Just about 18 months ago, I interviewed Jeff Vandeyacht, the proud new owner of True Course Flight School at Oswego County Airport in Fulton, N.Y., for a brief article in the March 2011 issue of Flight Training. At a time when flight training seemed to be hemorraghing student pilots (and we’re not in the clear yet), Jeff had decided to purchase the flight school at his home airport when he found out that the owner was planning to shut it down and retire to Texas.

How’s the flight school doing? I checked in with Jeff this week on a whim, and he quickly got back to me. “We’re doing pretty well,” he reports. True Course has a Cessna 150 and a 172 on the line, as well as a Socata Trinidad on leaseback, which is used for commercial and complex/high-performance training. A tailwheel aircraft is the next planned acquisition.

Jeff hired a retired military pilot who is a part-time instructor, and he has been looking for a full-time CFI for months. “We’re busy enough that a person could make a fair living,” he says. (So, CFIs, if you’re looking for a change of venue, please give Jeff a call. Click here for the website.) Four or five students are preparing to take their private pilot checkrides in the next month.

Jeff went into this with the desire to provide quality training as well as a learning atmosphere where students can feel connected and excited about their progress. He regularly posts students’ accomplishments on a Facebook page, along with photos like the one you see here of Kevin Todd earlier this month. And yes, solo students get their very own T-shirt to commemorate the great day.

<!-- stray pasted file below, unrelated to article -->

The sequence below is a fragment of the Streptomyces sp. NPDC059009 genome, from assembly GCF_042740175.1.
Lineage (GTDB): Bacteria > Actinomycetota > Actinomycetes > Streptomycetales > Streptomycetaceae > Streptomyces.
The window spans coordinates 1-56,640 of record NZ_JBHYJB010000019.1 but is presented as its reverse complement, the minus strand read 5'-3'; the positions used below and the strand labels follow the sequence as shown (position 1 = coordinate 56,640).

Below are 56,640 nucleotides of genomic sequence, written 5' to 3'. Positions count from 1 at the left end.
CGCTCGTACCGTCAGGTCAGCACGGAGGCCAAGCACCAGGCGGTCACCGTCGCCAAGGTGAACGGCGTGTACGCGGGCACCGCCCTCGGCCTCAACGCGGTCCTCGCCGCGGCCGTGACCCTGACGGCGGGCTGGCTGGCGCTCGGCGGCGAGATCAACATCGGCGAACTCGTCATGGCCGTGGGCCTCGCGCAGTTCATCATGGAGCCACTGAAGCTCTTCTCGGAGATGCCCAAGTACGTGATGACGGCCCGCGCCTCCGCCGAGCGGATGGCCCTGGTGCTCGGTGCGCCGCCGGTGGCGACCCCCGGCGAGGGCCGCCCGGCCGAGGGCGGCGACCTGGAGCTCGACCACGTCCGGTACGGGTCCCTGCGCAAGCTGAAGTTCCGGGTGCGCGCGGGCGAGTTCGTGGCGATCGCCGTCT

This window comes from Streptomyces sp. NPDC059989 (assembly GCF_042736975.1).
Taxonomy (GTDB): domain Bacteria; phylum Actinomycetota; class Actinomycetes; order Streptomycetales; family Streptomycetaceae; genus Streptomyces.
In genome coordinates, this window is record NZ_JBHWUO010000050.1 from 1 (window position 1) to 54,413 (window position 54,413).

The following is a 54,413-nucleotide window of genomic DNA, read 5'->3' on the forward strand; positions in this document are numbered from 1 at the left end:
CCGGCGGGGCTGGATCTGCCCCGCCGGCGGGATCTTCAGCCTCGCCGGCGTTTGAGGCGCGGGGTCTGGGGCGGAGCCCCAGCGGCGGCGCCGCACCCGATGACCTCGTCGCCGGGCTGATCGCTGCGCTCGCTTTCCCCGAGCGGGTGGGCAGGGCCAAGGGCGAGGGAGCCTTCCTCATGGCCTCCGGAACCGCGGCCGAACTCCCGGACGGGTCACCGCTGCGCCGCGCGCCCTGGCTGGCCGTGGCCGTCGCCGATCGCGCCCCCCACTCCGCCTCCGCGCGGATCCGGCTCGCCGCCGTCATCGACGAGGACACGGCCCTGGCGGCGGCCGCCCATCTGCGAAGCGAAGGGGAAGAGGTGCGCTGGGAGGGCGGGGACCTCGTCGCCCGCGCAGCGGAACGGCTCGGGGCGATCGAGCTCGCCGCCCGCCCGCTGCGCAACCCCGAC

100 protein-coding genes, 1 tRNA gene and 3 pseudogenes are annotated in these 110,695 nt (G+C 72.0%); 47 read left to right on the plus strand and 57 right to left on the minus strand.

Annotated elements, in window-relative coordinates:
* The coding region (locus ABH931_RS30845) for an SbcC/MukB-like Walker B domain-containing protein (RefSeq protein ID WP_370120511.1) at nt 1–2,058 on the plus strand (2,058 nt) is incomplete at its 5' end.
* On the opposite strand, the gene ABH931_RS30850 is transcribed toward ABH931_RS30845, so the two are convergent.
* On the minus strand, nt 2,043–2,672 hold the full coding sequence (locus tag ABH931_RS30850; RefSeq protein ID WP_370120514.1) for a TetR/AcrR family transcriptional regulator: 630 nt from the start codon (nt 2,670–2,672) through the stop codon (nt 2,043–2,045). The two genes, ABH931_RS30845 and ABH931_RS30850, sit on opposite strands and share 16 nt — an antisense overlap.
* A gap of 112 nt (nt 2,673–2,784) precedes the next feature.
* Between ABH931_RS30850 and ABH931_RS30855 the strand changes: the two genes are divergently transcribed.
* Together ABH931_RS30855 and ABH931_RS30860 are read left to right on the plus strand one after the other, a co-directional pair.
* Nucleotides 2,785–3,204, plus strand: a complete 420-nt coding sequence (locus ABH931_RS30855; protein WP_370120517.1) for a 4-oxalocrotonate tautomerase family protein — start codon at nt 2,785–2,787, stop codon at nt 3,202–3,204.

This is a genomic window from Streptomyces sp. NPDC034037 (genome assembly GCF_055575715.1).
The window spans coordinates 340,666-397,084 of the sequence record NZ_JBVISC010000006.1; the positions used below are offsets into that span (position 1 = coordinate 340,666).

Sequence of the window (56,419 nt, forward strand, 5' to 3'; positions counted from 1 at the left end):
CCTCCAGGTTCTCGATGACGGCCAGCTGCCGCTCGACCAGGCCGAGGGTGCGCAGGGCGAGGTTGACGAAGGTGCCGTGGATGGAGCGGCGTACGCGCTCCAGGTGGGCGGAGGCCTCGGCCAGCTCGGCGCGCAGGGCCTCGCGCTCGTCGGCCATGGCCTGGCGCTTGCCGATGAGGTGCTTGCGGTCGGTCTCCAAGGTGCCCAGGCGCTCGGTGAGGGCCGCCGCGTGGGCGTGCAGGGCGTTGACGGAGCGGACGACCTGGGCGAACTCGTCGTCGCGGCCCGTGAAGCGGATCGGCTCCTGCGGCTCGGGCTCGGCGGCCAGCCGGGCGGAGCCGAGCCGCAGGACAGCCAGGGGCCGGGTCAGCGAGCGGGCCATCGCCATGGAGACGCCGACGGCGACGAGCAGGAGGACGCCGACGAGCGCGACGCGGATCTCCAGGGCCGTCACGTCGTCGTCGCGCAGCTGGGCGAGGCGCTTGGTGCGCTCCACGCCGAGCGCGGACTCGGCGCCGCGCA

Shortly after Jeff got back to me, a prospect came in to True Course Flight School. After a tour, a review of the aircraft and the syllabus, “he’s all in and he starts his training tomorrow,” Jeff reported. “I think you’re bringing me luck!” Maybe, but the more likely explanation is that the prospect liked what he saw–a flight school whose owner is knowledgeable about business and good customer service, as well as someone who can help him make his aviation dream a reality.—Jill W. Tallman

Trade ya!

Wednesday, April 27th, 2011

Thanks and a tip o’ the headset to Greg Brown for this little interlude. Greg’s July Flight Training column, coming to you in magazine format sometime in late May/early June, focuses on a new private pilot who bought his own Cessna 150 to complete his training. At the end of the column, the pilot tells Greg that he traded a pickup truck to his flight instructor in exchange for instrument training.

When I read that, I thought of all the crap, er, stuff, in my home. If I could convert those goods to flight instruction I could probably get all the way to ATP, if not CFI. The comic books alone might get me a multiengine rating. (They’re my husband’s, lovingly packed in Mylar, and once upon a time he told me with a straight face that these would be like a pension. We were so young and dumb.)

I put out the question to my Twitter followers: “Pilots, have you ever bartered or exchanged goods/services for flight instruction? CFIs?” and got a few responses. Casey (@casey_a1) said he has given flight instruction in exchange for guitar lessons. Len (@ThePilotReport) said he trades flight instruction for use of owners’ aircraft and other cool toys, like boats and jet skis.

For a flight instructor tied to a Part 61 or 141 school, trade/barter likely isn’t an option. But with an independent CFI, it might very well be. What about you? Have you ever traded goods/services for flight instruction? Tell me in the comments section.—Jill Tallman